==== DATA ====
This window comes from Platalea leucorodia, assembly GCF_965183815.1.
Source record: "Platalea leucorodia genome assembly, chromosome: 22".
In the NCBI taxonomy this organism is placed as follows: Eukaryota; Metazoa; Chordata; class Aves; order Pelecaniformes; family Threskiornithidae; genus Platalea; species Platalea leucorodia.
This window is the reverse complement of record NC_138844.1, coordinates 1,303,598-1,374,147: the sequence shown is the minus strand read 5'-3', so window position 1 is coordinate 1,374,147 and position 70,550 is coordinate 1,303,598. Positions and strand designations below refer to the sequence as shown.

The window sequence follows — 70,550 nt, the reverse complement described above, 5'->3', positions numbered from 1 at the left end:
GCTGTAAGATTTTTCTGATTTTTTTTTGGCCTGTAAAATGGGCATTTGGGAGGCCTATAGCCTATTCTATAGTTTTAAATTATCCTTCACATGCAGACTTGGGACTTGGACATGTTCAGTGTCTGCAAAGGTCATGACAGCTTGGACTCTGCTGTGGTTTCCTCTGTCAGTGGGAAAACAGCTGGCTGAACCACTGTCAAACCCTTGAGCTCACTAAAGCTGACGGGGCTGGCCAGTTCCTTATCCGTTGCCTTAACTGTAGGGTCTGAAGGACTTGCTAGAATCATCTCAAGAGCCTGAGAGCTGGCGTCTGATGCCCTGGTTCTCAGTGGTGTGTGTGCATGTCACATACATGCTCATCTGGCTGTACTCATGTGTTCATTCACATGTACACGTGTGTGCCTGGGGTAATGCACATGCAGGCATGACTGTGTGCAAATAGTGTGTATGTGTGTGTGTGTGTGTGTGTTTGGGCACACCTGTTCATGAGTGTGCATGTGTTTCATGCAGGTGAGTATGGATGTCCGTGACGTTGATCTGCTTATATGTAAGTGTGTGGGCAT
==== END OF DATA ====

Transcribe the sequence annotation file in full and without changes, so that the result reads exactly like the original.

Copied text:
This window comes from Platalea leucorodia, assembly GCF_965183815.1.
Source record: "Platalea leucorodia genome assembly, chromosome: 22".
In the NCBI taxonomy this organism is placed as follows: Eukaryota; Metazoa; Chordata; class Aves; order Pelecaniformes; family Threskiornithidae; genus Platalea; species Platalea leucorodia.
This window is the reverse complement of record NC_138844.1, coordinates 1,303,598-1,374,147: the sequence shown is the minus strand read 5'-3', so window position 1 is coordinate 1,374,147 and position 70,550 is coordinate 1,303,598. Positions and strand designations below refer to the sequence as shown.

The window sequence follows — 70,550 nt, the reverse complement described above, 5'->3', positions numbered from 1 at the left end:
GCTGTAAGATTTTTCTGATTTTTTTTTGGCCTGTAAAATGGGCATTTGGGAGGCCTATAGCCTATTCTATAGTTTTAAATTATCCTTCACATGCAGACTTGGGACTTGGACATGTTCAGTGTCTGCAAAGGTCATGACAGCTTGGACTCTGCTGTGGTTTCCTCTGTCAGTGGGAAAACAGCTGGCTGAACCACTGTCAAACCCTTGAGCTCACTAAAGCTGACGGGGCTGGCCAGTTCCTTATCCGTTGCCTTAACTGTAGGGTCTGAAGGACTTGCTAGAATCATCTCAAGAGCCTGAGAGCTGGCGTCTGATGCCCTGGTTCTCAGTGGTGTGTGTGCATGTCACATACATGCTCATCTGGCTGTACTCATGTGTTCATTCACATGTACACGTGTGTGCCTGGGGTAATGCACATGCAGGCATGACTGTGTGCAAATAGTGTGTATGTGTGTGTGTGTGTGTGTGTTTGGGCACACCTGTTCATGAGTGTGCATGTGTTTCATGCAGGTGAGTATGGATGTCCGTGACGTTGATCTGCTTATATGTAAGTGTGTGGGCAT